by Miles Rost
Salt and pepper.
The sands of the beach reminded Dennis of salt and pepper in his shakers at home. The fine and nearly bleached white of the sand mixed in contrast with the deep dark, almost charcoal-like black sand. Strewn in patterns like old growth tree rings, the sand was a testament to the changing of the tides.
Dennis had arrived at the beach a couple hours before sunset. He carefully laid his blanket atop the ebony and ivory sands, and pitched a bright, almost beanie-like umbrella next to him. A small, blue cooler lazed next to his arm, one side of the cooler open and displaying a tub full of nearly clear-blue ice and frosty bottles of his favorite beer. A cold bottle lay cradled in his left arm, like a newborn baby awaiting the full display of golden colored awesomeness inside it’s glass shell.
The hair on Dennis’s apple-shaped head was thinning. The years of work allowed the gray and white to start seeping in, dark wrinkles showing themselves like folds of clothing on his face. His face was leathery and aged, but he still showed the kindness in his eyes that he inherited from many generations of people. Capped off by a pair of dark blue wraparound sunglasses, his deep blue eyes pierced the skies and aimed straight for the sunset in the distance.
He shifted positions on his blanket, the white cotton of his t-shirt moving ever so slightly as he tried to relax.
The time was almost near, and as the warm trade winds came in from off the ocean, he focused on the gigantic orange orb of light and power in the far skies. Like a slow-motion play of a basketball as it approached the basket, the sun creeped towards the horizon. Dennis opened the top of the bottle of beer just as the bottom of the sun reached the horizon. He lifted the bottle upwards and flipped it, letting the light amber colored liquid flow from the bottle, into his mouth and the taste buds that awaited the moment. The sensation of cold quickly spread throughout his body as the sun continued to descend.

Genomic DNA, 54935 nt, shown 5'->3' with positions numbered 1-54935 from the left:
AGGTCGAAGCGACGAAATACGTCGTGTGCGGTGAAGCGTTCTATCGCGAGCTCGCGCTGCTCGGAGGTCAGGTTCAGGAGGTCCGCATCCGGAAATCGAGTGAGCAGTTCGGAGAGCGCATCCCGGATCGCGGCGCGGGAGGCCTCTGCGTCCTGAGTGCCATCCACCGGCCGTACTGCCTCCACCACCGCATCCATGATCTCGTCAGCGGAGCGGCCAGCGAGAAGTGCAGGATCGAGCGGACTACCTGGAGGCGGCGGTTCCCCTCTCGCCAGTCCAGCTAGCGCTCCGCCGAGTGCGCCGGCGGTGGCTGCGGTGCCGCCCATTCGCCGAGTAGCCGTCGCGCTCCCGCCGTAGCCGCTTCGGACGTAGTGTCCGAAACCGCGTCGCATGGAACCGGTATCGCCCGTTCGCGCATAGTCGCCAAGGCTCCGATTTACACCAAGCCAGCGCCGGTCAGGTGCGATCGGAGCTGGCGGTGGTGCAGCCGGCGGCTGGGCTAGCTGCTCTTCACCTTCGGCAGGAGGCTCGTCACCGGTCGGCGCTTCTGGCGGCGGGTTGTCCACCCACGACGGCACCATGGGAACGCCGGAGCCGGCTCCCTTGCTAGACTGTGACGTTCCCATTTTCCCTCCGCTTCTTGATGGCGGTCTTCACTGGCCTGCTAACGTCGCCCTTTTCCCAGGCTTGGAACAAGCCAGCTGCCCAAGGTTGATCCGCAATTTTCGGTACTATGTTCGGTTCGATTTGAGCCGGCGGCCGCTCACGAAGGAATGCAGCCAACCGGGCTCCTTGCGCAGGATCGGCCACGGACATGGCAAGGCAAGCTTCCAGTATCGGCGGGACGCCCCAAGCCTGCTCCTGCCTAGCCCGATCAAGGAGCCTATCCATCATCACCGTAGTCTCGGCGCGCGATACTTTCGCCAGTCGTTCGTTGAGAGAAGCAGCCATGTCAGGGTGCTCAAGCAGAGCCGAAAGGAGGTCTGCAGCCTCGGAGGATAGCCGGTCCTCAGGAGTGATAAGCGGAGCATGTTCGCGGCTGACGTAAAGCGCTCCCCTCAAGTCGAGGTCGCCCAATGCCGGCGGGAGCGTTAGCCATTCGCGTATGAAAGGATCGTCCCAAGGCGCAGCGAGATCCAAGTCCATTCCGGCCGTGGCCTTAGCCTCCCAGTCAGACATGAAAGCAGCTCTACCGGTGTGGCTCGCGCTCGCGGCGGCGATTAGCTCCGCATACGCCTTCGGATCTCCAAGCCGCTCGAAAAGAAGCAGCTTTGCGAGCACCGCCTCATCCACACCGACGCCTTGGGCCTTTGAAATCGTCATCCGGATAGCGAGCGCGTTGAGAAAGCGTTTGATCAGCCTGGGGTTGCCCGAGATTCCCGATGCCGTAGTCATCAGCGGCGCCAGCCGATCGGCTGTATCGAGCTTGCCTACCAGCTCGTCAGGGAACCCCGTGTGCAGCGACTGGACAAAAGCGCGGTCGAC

He looked out on the bay and saw a variety of different craft that , while playing many hours ago, were now focused on the spectacular display of light. The different colors of boats were no longer seen as the entirety of sky and sun were bathed in a deepening orange. By this time, the sun was already halfway below the horizon.
Dennis flipped the bottle again and took a long pull from it, letting the beer drain into his gullet. As he finished the bottle, he looked out at the sun. All but a sliver were gone. As the sun finally descended, he sat back and watched the last vestiges of sunlight disappear below the horizon. He sighed, knowing that the next one was merely 24 hours away.
He slowly packed up his things. Taking the bottle, he put it on the other side of his cooler and shut the lid. He picked up his blanket and folded it into very neat and tidy squares. He walked slowly up the path next to where he sat, and to his waiting car 25 feet away. Once he arrived at his car, he put everything into the trunk and pulled out a tuxedo. Attaching the tuxedo to the rear seat of his car, he got in and backed out. Taking one last look at the horizon, the orange color of the sky was starting to turn reddish and purplish.
He turned on his headlights, and didn’t look back for the rest of the night.